SOPOT, Poland, March 9 – Three years after winning the World junior title, Caleb Mwangangi Ndiku scaled the heights in the most sensational fashion when he won the men 3000m while defending champion, Hellen Obiri, took silver in the corresponding women’s race as the World Indoor Championships closed in Sopot on Sunday.
The pair gave their country the only medals at the three-day event to place Kenya seventh in the final standings with Ethiopia, who won two golds topping the African charts.
Ndiku, who qualified for the medal race the winner of his heat, closed in for glory in 7:54.94 after edging a tactical dash for the line in the final lap as Kenyan born American veteran, Bernard Lagat continued to defy age (39) to settle for the second medal in 7:55.22.
A fourth gold medal in the event would have put Lagat one victory ahead of Ethiopian great Haile Gebrselassie in the all-time annals of the World Indoor Championships.
But the 39-year-old Lagat, who claimed the first of his three world indoor titles in 2004 when he raced for his native Kenya, had not counted on the fast last-lap pace of the towering 21-year-old Ndiku.
“I am very happy. I would like to thank God for the power he gave me. This medal is a good thing for me because since three years ago, since my medal at the World Juniors, I did not get a medal.
“I knew that Lagat and Gebremesekel were good, but I also knew that I was fast in the last lap so I had to wait and see, I did not waste my energy. In the future, I do not know which event I will do – 1500m or 3000m – I have to see with my coach,” the ecstatic Ndiku, who bagged the world junior 1500m outdoor title in Bydgoszcz, Poland in 2010 said after mowing the strong field for more Polish delight.
The veteran was full of praise for the youngster who upstaged him, conceding the winner was the better athlete on the day.
“The Kenyan guy Ndiku was running a very wise and smart race. I am happy with my performance and my fifth appearance at the Campionships. The next motivation for me will be the Continental Cup in September and I am also curious how fast I can run outdoors competing at 3 and 5K.The race was tactical, as I expected for the final, going fast – slow – fast – slow,” Lagat, known in athletics circles as ‘daddy’ said.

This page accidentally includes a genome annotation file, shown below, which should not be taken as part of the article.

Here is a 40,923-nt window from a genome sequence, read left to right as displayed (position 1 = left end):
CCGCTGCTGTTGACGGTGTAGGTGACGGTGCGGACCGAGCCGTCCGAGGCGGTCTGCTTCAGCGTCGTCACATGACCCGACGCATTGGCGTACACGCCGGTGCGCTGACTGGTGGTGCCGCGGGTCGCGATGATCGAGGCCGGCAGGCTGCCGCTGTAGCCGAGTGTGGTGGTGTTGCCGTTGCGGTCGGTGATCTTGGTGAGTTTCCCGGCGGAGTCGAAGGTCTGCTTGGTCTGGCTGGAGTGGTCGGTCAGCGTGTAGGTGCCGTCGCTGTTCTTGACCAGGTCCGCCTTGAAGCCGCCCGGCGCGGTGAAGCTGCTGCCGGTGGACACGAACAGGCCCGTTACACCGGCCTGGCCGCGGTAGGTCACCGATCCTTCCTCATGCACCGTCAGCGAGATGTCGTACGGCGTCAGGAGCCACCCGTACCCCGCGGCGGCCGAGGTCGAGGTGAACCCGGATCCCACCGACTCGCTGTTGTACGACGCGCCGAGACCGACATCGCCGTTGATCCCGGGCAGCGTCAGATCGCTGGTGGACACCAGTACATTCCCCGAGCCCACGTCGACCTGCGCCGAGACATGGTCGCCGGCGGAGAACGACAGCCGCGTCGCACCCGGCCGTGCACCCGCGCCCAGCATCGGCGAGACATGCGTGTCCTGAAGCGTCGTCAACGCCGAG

“But my experience helped me to keep with the rest and the medal is a great result for me. I’m happy with my performance in my fifth appearance at the championships. I can tell you I gave 110 percent today and all these guys were running so well,” the silver medallist added.
Briton Andrew Vernon took up the early running in the longest race of the world indoors, comprising 15 laps of the blue 200-metre track at Sopot’s Ergo Arena. Ethiopian Hagos Gebrhiwet, the world 5000m silver medallist and the fastest man in the discipline this season, soon took over with silver medallist from Istanbul two years ago, Augustine Kiprono Choge on his shoulder.
Choge upped the pace, taking the Ethiopian and New Zealander Zane Robertson with him, Lagat and Ndiku happy to sit in the middle of the chasing pack. At the halfway stage, Gebrhiwet again speeded up, stringing the pack out, Ndiku also moving through the field to push the pace.
With two laps left, Ndiku put in another spurt and Lagat came wide past the two Ethiopians. At the bell, Ndiku still held the lead, anticipating Lagat’s trademark kick.
The American pushed, but it was obvious he did not have enough in his legs to make it past the towering Kenyan as Ethiopian, Dejen Gebremeskel, trailed the pair for bronze in 7:55.39.
Lagat’s teammate Galen Rupp, the training partner of absent Briton Mo Farah, finished in fourth ahead of Gebrhiwet as Choge disappointment ended in a 9th finish in 7:57.46.
Genzebe ends Obiri’s reign
In the women’s final, world record holder, Genzebe Diababa of Ethiopia fulfilled her favourite role to perfection, clinching her second World Indoor title in 8:55.04 as outgoing champion, Obiri, hang on her coattails for the silver lining in 8:57.72.
Bahrain’s Maryman Yusuf Jamal (8:59.16) came in for bronze ahead of Kenya’s Irene Jelagat (9:02.67) who placed just outside the podium.
“I am so happy. I came to defend my indoor title, but the competition was tough as Dibaba is the world record holder. I stayed behind her to push me.
“I have something to bring back home so I am thankful for that. I am going to rest for a few weeks and prepare for the Commonwealth Games in the 1500m,” the silver medallist graciously accepted the might of the youngest of the Dibaba sister’s dynasty who has broken three world records this winter, was a barrier too far for her.
“I moved up with about eight laps to go, but I couldn’t shake them off, so I had to increase the pace with 800 to go. That was what we had discussed before the race with my coach.
“This year, I’ve added 3000m World Championships gold to three world records, and it’s been a great year for me. My sister Tirunesh also wanted me to focus on the gold, and not the time. I know they will be very happy. I have done what they hoped and expected,” the gold winner added.
Ethiopian Mohammed Aman defended his 800m title in 1min 46.40sec for gold, with Polish duo Adam Kszczot (1:46.76) and Marcin Lewandowski (1:47.09) taking silver and bronze.